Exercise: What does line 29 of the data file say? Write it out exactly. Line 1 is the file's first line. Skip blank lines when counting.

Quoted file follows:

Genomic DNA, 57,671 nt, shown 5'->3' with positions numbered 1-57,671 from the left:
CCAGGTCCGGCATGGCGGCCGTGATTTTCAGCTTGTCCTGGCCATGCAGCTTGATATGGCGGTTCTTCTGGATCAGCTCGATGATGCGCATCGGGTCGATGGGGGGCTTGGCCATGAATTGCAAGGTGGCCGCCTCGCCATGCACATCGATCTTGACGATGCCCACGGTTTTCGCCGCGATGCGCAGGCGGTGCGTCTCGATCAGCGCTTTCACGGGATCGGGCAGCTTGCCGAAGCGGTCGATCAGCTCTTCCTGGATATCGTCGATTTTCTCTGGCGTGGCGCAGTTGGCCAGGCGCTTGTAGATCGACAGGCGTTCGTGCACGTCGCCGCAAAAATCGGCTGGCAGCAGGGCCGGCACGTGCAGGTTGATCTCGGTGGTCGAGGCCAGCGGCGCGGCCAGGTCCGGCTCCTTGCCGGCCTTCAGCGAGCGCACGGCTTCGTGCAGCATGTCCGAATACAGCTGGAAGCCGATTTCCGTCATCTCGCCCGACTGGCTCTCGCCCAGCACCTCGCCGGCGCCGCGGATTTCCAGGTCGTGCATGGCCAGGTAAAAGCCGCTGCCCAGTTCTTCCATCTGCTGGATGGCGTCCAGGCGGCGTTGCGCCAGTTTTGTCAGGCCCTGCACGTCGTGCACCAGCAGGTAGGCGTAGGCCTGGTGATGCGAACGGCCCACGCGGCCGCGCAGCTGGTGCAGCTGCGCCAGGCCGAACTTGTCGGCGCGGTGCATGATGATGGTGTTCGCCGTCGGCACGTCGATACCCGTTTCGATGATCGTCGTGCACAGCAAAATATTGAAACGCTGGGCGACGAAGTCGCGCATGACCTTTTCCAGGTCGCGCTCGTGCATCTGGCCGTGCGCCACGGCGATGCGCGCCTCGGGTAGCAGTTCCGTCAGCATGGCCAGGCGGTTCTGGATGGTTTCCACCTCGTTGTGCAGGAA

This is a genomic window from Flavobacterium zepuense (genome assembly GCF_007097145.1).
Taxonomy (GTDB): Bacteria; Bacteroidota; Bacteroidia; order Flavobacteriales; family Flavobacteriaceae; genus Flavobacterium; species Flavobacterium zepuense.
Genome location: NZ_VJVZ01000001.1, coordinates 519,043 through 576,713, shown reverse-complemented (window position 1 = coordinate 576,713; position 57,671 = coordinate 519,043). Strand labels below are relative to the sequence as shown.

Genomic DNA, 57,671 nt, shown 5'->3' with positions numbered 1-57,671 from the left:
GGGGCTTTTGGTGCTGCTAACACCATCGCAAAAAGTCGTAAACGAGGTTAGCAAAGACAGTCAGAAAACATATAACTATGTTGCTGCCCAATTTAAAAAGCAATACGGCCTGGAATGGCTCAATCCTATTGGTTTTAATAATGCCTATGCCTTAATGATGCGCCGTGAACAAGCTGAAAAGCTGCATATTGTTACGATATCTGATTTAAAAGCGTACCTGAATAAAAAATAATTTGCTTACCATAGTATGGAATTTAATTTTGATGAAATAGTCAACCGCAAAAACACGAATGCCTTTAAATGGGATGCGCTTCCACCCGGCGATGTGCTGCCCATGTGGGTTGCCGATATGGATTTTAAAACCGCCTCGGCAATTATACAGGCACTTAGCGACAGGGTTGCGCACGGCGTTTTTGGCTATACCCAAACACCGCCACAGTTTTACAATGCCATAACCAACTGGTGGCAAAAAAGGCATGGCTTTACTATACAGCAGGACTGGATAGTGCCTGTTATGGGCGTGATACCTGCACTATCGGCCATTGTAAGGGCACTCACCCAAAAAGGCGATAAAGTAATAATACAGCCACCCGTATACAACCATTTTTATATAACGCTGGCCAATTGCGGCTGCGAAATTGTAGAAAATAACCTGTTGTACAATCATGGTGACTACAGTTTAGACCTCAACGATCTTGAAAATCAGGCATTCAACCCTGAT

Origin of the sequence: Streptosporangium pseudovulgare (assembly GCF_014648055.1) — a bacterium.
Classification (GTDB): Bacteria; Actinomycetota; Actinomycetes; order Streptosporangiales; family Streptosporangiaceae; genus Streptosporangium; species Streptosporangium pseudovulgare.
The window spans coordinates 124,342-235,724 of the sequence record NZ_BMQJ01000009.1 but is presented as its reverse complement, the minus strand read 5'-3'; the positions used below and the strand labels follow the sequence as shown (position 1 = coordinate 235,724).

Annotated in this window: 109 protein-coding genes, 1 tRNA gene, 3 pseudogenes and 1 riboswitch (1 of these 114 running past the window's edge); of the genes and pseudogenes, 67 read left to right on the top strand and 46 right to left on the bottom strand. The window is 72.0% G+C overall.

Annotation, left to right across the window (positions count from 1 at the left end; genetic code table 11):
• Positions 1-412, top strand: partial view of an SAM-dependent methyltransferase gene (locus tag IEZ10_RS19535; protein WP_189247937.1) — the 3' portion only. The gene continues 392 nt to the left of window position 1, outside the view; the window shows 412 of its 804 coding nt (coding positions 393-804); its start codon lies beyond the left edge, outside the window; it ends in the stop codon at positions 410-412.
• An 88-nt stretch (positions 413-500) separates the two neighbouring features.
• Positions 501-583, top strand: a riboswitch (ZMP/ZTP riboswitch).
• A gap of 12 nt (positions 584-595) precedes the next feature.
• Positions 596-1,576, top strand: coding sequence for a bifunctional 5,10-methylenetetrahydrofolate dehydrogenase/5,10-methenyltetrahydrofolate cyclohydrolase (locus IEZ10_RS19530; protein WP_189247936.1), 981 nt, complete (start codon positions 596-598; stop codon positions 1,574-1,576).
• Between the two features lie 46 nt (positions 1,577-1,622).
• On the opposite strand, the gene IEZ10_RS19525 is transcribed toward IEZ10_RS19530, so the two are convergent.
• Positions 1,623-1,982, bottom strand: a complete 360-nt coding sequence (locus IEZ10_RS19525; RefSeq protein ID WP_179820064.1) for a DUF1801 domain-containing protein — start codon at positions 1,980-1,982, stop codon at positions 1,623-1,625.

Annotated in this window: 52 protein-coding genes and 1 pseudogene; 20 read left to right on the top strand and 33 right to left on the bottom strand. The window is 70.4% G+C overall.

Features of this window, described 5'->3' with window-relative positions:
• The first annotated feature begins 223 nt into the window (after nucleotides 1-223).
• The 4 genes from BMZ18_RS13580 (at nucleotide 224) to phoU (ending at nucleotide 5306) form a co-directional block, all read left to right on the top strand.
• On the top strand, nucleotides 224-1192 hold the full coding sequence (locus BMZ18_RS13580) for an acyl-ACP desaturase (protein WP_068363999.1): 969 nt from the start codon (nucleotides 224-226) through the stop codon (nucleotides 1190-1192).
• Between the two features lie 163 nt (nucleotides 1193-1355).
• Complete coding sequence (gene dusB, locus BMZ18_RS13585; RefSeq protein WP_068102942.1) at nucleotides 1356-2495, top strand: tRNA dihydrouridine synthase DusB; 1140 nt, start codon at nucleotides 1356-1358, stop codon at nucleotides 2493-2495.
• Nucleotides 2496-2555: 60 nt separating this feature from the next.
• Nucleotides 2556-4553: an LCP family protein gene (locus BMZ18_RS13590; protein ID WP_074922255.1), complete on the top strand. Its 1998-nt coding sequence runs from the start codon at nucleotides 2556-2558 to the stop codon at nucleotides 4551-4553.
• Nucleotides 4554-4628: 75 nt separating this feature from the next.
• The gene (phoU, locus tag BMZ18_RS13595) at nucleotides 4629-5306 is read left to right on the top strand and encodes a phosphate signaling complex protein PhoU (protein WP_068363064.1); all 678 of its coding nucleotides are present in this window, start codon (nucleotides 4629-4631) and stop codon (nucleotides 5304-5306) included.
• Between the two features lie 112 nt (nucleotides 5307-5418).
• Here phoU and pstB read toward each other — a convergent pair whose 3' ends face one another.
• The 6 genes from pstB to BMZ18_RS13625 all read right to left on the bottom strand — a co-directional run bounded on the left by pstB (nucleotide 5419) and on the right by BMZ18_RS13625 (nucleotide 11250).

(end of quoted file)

• Nucleotides 2556-4553: an LCP family protein gene (locus BMZ18_RS13590; protein ID WP_074922255.1), complete on the top strand. Its 1998-nt coding sequence runs from the start codon at nucleotides 2556-2558 to the stop codon at nucleotides 4551-4553.